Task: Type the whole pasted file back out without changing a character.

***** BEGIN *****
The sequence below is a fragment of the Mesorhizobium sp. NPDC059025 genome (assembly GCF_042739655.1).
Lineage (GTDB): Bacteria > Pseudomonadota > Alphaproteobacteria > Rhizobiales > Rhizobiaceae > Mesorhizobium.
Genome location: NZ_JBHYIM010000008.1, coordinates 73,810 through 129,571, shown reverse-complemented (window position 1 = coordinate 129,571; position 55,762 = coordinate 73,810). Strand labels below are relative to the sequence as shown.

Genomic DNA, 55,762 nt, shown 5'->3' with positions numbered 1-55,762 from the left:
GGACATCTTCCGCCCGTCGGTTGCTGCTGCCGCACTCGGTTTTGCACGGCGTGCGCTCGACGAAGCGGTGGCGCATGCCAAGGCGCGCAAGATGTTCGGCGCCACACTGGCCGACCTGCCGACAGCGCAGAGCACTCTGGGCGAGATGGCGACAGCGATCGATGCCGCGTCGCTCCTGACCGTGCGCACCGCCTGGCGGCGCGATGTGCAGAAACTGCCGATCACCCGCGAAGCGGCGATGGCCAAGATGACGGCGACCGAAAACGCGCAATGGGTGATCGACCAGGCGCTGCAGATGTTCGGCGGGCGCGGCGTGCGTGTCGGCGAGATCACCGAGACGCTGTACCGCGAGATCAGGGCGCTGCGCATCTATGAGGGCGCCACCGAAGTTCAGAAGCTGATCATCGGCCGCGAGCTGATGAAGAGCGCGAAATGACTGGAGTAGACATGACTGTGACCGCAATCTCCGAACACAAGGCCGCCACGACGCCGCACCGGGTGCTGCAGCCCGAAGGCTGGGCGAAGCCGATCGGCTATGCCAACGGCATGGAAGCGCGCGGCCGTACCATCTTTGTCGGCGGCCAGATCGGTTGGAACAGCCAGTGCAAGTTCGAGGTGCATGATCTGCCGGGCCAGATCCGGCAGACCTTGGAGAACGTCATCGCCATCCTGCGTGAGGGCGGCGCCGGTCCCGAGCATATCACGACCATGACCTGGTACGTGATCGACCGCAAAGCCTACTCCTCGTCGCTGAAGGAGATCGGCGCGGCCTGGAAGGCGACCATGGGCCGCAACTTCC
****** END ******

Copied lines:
The sequence below is a fragment of the Mesorhizobium sp. NPDC059025 genome (assembly GCF_042739655.1).
Lineage (GTDB): Bacteria > Pseudomonadota > Alphaproteobacteria > Rhizobiales > Rhizobiaceae > Mesorhizobium.
Genome location: NZ_JBHYIM010000008.1, coordinates 73,810 through 129,571, shown reverse-complemented (window position 1 = coordinate 129,571; position 55,762 = coordinate 73,810). Strand labels below are relative to the sequence as shown.

Genomic DNA, 55,762 nt, shown 5'->3' with positions numbered 1-55,762 from the left:
GGACATCTTCCGCCCGTCGGTTGCTGCTGCCGCACTCGGTTTTGCACGGCGTGCGCTCGACGAAGCGGTGGCGCATGCCAAGGCGCGCAAGATGTTCGGCGCCACACTGGCCGACCTGCCGACAGCGCAGAGCACTCTGGGCGAGATGGCGACAGCGATCGATGCCGCGTCGCTCCTGACCGTGCGCACCGCCTGGCGGCGCGATGTGCAGAAACTGCCGATCACCCGCGAAGCGGCGATGGCCAAGATGACGGCGACCGAAAACGCGCAATGGGTGATCGACCAGGCGCTGCAGATGTTCGGCGGGCGCGGCGTGCGTGTCGGCGAGATCACCGAGACGCTGTACCGCGAGATCAGGGCGCTGCGCATCTATGAGGGCGCCACCGAAGTTCAGAAGCTGATCATCGGCCGCGAGCTGATGAAGAGCGCGAAATGACTGGAGTAGACATGACTGTGACCGCAATCTCCGAACACAAGGCCGCCACGACGCCGCACCGGGTGCTGCAGCCCGAAGGCTGGGCGAAGCCGATCGGCTATGCCAACGGCATGGAAGCGCGCGGCCGTACCATCTTTGTCGGCGGCCAGATCGGTTGGAACAGCCAGTGCAAGTTCGAGGTGCATGATCTGCCGGGCCAGATCCGGCAGACCTTGGAGAACGTCATCGCCATCCTGCGTGAGGGCGGCGCCGGTCCCGAGCATATCACGACCATGACCTGGTACGTGATCGACCGCAAAGCCTACTCCTCGTCGCTGAAGGAGATCGGCGCGGCCTGGAAGGCGACCATGGGCCGCAACTTCC